How the Venezuelan National Team went from zeroes to heroes in a decade...

Not so long ago, Venezuela was everybody's favourite victim in South America. Every four years, visiting Caracas or playing against 'los vinotintos' (the red-wine ones) at home, was a three-point blank cheque valid for the CONMEBOL World Cup Qualifiers in turn. In popularity terms, football wasn't even near baseball; Venezuela's national (and most popular) sport. Nevertheless, Venezuela has come closer and closer to the so-called 'King of sports'. With the vertiginous improvement of Venezuelan football, the popularity of the sport in this South American nation has risen. Thirty years ago, very few Venezuelans were interested in watching a Copa America. Nowadays, one out of three Venezuelan homes (one out of two if we are optimistic) watches football. Venezuela has stopped being a flyweight in Latin American football to become a serious middleweight contender.

The reasons behind the Venezuelan improvement are no-brainers. The arrival of Richard Paez to the Venezuelan NT hotseat represents a before and an after. For six years, Paez achieved through hard work and patience (fully-supported by the Venezuelan Football Federation) a remarkable improvement of the vinotinto squad. In the 2006 CONMEBOL WC Qualifiers, Venezuela ended 8th, suprassing Peru and Bolivia; two nations with much more tradition in the sport. This was a small first success for Venezuela, leaving South America's football basement to establish themselves as a team with a bright future.

On 2007, Venezuela hosted the Copa America. Venezuela delivered good performances in front of its people, classifying first in a group that included Uruguay, Peru and Bolivia. Sadly for the vinotintos, Uruguay took revenge in quarter-finals and kicked Venezuela out of the tournament. Nevertheless, qualifying to quarter-finals was a milestone for Venezuelan football; which they hadn't done since 1967. Besides, the 2007 Copa America had good organisation and left the Venezuelan crowds avid for more football. Also, the torunament left a fair legacy of quality complexes to practise football (stadiums, training grounds, etc.). And last, but not least, we should take into account the support that many public and private entities have given to boost Venezuela's domestic league. Twelve years ago, Venezuelan clubs preferred to literally sell Mexico (the CONCACAF invitee) their Copa Libertadores' berths. But then a head-to-toes reform of Venezuelan football appeared, which included rebranding, improvement of football-related infrastructure, changes in the form of competition, and increasing the numbers of teams. This has made that Venezuelan clubs compete with a lot more dignity against other South American clubs. An example of this are the recent participations of Maracaibo, Deportivo Tachira and Caracas FC on both, Copa Libertadores and Copa Sudamericana (the Caracas FC's magical performance on the 2009 Copa Libertadores, being the first Venezuelan squad to reach quarter-finals in a club competition, is the measuring-stick for other Venezuelan clubs nowadays). Without a shadow of doubt, Venezuela has done its footie-homework.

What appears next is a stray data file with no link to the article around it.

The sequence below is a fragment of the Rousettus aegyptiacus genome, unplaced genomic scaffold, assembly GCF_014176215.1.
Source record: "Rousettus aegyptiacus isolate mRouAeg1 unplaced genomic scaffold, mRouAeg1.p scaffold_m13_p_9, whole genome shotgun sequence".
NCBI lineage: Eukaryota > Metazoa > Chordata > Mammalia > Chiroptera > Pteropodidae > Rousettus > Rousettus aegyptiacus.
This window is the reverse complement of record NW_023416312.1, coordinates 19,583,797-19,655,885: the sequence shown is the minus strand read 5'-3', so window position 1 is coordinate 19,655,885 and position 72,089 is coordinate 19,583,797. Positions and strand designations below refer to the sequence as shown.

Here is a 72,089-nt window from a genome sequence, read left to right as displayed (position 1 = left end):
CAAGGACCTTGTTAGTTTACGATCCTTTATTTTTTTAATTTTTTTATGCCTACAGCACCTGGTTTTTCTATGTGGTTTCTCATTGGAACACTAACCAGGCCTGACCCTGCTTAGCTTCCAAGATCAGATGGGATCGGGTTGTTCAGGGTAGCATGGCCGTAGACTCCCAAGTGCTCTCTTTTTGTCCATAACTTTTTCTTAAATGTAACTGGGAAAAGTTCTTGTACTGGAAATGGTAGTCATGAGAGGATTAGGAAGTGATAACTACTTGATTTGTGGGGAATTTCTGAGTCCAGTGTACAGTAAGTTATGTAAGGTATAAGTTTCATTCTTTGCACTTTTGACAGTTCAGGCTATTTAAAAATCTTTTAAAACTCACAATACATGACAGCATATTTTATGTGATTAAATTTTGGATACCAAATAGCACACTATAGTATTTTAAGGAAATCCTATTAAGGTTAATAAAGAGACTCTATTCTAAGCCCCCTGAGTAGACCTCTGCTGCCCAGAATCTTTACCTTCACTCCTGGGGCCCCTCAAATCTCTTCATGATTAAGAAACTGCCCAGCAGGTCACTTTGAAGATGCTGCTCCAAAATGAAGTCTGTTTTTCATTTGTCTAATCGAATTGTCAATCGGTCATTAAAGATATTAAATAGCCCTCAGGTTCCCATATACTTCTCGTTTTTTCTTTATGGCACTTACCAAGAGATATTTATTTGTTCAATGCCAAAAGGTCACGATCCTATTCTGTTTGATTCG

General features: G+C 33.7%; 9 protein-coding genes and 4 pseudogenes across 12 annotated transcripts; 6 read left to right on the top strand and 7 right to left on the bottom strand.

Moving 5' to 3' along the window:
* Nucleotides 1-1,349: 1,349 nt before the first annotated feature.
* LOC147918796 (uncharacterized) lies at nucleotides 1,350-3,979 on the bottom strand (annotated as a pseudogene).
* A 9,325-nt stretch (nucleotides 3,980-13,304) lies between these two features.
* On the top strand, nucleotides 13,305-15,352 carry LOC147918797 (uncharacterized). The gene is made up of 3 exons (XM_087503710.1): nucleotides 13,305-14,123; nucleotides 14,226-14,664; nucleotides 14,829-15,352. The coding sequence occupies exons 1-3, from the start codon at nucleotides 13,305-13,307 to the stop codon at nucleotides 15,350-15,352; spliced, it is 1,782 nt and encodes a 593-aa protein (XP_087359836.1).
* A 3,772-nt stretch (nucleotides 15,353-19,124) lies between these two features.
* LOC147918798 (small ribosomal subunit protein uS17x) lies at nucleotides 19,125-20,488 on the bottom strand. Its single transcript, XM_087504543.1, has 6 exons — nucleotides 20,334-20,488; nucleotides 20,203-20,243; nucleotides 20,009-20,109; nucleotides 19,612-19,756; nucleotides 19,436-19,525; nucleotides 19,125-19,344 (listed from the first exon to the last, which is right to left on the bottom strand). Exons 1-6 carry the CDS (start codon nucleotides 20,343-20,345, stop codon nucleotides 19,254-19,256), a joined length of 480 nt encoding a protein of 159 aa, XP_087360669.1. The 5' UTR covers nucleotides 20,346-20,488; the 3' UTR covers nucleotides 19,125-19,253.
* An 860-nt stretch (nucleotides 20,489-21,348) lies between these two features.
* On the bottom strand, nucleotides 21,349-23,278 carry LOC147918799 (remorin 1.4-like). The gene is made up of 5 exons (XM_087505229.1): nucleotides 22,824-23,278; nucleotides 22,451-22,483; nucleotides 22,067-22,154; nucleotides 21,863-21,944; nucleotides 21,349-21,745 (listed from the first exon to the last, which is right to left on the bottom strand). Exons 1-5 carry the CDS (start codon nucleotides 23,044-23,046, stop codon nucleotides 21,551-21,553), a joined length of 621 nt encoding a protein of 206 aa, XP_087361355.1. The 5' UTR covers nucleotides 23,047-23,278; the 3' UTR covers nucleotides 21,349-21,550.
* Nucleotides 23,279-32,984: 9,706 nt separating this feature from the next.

Cesar Farias, Venezuela's NT manager